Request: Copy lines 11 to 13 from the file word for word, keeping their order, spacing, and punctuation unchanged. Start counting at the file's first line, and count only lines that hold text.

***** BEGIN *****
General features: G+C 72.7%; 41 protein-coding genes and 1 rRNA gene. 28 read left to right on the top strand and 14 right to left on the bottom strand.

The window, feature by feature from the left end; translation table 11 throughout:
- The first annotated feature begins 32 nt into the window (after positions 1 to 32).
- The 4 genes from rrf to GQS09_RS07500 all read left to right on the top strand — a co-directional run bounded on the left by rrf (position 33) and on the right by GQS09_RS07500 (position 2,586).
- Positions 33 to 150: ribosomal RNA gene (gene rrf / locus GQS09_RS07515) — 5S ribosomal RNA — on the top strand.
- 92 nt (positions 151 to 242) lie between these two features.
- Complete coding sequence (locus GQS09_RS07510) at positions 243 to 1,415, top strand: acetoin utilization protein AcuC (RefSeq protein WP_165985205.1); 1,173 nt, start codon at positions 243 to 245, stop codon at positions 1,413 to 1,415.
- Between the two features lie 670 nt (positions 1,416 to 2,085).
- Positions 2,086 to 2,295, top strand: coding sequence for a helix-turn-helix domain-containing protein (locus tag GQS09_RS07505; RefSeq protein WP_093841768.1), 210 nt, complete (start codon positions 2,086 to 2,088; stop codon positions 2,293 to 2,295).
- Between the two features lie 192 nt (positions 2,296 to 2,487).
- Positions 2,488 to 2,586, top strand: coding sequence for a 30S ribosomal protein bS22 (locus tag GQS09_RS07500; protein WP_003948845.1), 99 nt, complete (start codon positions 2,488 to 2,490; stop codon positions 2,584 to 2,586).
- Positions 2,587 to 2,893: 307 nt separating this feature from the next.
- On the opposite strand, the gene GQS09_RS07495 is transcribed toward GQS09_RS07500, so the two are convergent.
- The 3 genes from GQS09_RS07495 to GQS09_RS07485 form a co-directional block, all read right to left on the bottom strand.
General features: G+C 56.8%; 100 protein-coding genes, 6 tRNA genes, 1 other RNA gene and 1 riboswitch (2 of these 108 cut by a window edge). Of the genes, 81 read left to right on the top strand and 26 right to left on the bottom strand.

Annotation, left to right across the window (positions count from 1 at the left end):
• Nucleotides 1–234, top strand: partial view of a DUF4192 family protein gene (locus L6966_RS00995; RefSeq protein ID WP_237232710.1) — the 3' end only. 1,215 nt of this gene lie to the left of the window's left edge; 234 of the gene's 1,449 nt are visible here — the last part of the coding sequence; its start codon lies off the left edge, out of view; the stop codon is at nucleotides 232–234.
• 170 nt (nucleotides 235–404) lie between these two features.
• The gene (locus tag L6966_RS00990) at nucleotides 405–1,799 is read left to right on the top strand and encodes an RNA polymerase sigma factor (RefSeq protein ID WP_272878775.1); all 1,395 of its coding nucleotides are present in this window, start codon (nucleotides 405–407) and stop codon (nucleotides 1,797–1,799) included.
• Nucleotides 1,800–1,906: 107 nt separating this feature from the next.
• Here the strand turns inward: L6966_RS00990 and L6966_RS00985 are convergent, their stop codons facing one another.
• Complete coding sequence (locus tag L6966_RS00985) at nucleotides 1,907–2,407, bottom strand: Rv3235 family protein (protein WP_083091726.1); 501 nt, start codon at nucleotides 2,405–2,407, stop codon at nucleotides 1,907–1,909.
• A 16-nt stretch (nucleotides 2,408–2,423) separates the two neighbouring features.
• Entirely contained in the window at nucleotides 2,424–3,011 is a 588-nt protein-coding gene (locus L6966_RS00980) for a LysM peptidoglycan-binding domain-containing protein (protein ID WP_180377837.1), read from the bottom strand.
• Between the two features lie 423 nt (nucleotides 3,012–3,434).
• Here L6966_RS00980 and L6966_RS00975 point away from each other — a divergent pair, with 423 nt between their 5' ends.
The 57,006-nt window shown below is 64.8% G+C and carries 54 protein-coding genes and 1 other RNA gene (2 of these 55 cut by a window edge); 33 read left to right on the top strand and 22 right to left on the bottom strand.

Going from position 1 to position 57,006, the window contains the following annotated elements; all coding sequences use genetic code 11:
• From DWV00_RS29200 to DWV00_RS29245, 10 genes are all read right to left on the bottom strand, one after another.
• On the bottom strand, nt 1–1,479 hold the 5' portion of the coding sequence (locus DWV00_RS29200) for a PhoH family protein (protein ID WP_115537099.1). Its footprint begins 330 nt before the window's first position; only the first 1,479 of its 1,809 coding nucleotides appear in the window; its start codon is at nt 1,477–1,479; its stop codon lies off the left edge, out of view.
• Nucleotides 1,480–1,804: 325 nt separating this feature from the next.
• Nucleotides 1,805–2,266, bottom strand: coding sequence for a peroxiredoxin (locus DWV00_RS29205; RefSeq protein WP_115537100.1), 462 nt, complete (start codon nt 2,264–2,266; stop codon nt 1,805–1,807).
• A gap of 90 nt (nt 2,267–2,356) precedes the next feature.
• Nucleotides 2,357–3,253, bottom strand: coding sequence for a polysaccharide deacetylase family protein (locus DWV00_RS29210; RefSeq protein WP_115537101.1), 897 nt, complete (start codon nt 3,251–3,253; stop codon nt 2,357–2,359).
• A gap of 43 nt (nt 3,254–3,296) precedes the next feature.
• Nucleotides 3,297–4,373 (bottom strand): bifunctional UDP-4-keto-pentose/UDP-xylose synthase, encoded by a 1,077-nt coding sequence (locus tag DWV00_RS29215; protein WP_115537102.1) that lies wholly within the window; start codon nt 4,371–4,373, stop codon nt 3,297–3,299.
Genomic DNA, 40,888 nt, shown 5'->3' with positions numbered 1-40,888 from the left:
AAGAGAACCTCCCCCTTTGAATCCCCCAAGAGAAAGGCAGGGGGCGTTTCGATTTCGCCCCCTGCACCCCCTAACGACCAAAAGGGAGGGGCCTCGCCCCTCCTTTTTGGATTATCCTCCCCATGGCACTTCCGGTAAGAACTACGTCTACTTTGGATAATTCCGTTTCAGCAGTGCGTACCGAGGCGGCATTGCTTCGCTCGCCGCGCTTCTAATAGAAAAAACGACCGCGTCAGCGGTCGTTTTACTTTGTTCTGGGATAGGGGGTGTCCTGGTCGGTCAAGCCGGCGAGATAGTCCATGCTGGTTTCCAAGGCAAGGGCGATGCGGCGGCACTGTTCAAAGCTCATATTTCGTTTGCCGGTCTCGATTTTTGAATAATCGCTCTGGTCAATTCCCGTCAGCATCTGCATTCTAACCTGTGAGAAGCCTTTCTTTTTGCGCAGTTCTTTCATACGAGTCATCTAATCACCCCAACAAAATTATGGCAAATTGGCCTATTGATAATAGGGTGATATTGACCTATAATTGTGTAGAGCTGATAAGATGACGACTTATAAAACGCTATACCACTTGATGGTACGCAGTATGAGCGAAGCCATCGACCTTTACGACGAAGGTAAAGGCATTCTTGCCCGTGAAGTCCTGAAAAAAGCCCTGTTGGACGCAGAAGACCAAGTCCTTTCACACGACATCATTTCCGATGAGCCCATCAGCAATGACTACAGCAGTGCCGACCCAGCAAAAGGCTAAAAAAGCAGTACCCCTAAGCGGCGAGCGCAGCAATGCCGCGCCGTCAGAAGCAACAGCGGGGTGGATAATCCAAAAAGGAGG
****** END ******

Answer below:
- Positions 2,488 to 2,586, top strand: coding sequence for a 30S ribosomal protein bS22 (locus tag GQS09_RS07500; protein WP_003948845.1), 99 nt, complete (start codon positions 2,488 to 2,490; stop codon positions 2,584 to 2,586).
- Positions 2,587 to 2,893: 307 nt separating this feature from the next.
- On the opposite strand, the gene GQS09_RS07495 is transcribed toward GQS09_RS07500, so the two are convergent.